In view of the fact that HIF-1α and STAT3 are known to promote cell viability in face of adversity, our collected data has led us to propose a model in which these two molecules work as two redundant systems in maintaining cell viability and tumorigenicity under hypoxia. To provide evidence to support this concept, we knocked down HIF-1α and STAT3 simultaneously (Figure 5B). If our model is correct, one would expect to observe that the simultaneous inhibition of these two proteins is more efficient in suppressing the acquisition of cancer stemness induced by hypoxia, as compared to inhibition with either protein alone. As shown in Figure 5C, simultaneous inhibition of both proteins resulted in a significant downregulation of VEGF expression, as compared to the inhibition of either protein alone. Moreover, we found that the simultaneous knockdown of both HIF-1α and STAT3 resulted in a significant decrease in the proportion of cells expressing the CD44+/CD24 immunophenotype, as compared to the inhibition of either protein alone (Figure 5D).
We also performed an MTT assay to compare single siRNA knockdown of either HIF-1α/STAT3 to the simultaneous knockdown of both proteins. As shown in Figure 5E, we found that the double knockdown was efficient in decreasing the number of viable cells after cisplatin treatment, although the decrease was not substantially different from that of the single knockdown of STAT3. Of note, siRNA knockdown of HIF-1α under hypoxia did not substantially reverse the HICR to cisplatin (Supplementary Materials Figures S3–S5). In addition, stabilization of HIF-1α in normoxia using cobalt chloride did not induce resistance to cisplatin (Supplementary Materials Figure S6).
We postulated that the HICR to cisplatin in MDA-MB-231 cells may be due to an upregulation of ATP-binding cassette (ABC) drug transporters (i.e., ABCC1, ABCC2, ABCC5 and ABCC6), as these molecules have been implicated in cisplatin resistance in other cell types [33,34]. Thus, we investigated the effect of siRNA knockdown of HIF-1α or STAT3. As shown in Figure 5F, only the knockdown of STAT3 resulted in a significant reduction in the mRNA expression levels of ABCC2 and ABCC6 under hypoxia; in contrast, the knockdown of HIF-1α did not appreciably change the expression levels of these transporters. As for ABCC1 and ABCC5, we observed a decreased level of gene expression after STAT3 knockdown, although the levels of reduction were not statistically significant (Supplementary Materials, Figure S7).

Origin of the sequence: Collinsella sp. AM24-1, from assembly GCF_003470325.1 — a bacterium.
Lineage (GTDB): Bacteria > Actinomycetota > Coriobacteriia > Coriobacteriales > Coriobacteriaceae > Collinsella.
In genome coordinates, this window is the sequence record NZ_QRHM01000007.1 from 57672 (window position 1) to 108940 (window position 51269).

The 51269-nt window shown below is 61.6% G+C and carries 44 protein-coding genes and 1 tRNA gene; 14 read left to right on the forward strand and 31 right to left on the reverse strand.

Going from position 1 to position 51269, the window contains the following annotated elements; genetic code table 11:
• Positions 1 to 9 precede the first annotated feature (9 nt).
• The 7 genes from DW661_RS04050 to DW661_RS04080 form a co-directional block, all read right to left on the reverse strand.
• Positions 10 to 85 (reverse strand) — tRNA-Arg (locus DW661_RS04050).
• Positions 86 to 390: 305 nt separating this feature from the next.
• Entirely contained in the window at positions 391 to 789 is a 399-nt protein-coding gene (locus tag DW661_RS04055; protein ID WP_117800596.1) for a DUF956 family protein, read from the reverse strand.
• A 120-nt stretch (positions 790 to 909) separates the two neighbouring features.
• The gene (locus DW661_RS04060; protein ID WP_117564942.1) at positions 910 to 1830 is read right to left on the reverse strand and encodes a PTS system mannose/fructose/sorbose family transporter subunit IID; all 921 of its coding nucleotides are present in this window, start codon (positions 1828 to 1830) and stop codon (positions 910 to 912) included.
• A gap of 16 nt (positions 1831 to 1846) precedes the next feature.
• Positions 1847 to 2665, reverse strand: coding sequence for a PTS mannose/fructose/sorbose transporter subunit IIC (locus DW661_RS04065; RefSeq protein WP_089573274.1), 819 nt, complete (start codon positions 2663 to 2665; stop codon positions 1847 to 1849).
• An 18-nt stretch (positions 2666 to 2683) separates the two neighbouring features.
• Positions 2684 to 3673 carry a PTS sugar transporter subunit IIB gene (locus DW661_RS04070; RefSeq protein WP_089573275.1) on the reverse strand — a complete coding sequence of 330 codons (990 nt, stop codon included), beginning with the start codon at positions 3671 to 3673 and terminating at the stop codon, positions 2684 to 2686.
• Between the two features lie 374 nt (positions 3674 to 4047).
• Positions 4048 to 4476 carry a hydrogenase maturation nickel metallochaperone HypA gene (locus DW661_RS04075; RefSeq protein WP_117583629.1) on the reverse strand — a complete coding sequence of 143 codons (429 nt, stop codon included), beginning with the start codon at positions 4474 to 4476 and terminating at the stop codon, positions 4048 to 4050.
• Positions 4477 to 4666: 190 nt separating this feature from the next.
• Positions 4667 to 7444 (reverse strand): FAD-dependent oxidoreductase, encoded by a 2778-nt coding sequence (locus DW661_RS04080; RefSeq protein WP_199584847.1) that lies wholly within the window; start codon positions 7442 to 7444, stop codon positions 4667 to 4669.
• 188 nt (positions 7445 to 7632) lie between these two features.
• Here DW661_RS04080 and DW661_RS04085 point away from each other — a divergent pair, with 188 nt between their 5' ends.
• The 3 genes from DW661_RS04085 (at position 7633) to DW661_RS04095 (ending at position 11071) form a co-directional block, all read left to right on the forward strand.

3. Discussion

Hypoxia-induced chemoresistance (HICR) has been observed in a number of human cancer models [22,35,36] including TNBC [37,38,39]. While the mechanism is not well understood, the role of HIF-1α has been highlighted [5,6,7,9,10,11,38,40,41,42,43,44,45]. To induce chemoresistance under hypoxia, it has been shown that HIF reduces drug-induced apoptosis and senescence [5,6] and induces autophagy [7,8]. In this study, we aimed to expand on our understanding of HICR. We employed an experimental model in which a TNBC cell line, MDA-MB-231, was treated with cisplatin, which is a front-line chemotherapeutic agent used to treat TNBC patients [25,26]. Consistent with the published results of several studies using a variety of cancer cell lines and cisplatin under hypoxic conditions [21,35,46,47,48], we found that hypoxia significantly induced cisplatin resistance in MDA-MB-231 cells. Importantly, these findings correlated with a reduced cellular uptake of cisplatin and increased stem-like features in these cells, as evidenced by the significant increase in the expression level of ABC transporters and the significantly higher proportions of cells expressing CD44+/CD24. To our knowledge, this hypoxia-induced increase in stem-like features have been described in previously published studies of human cancer cells [49,50,51]. Overall, we believe that our experimental model is valid and appropriate to study HICR in cancer cells.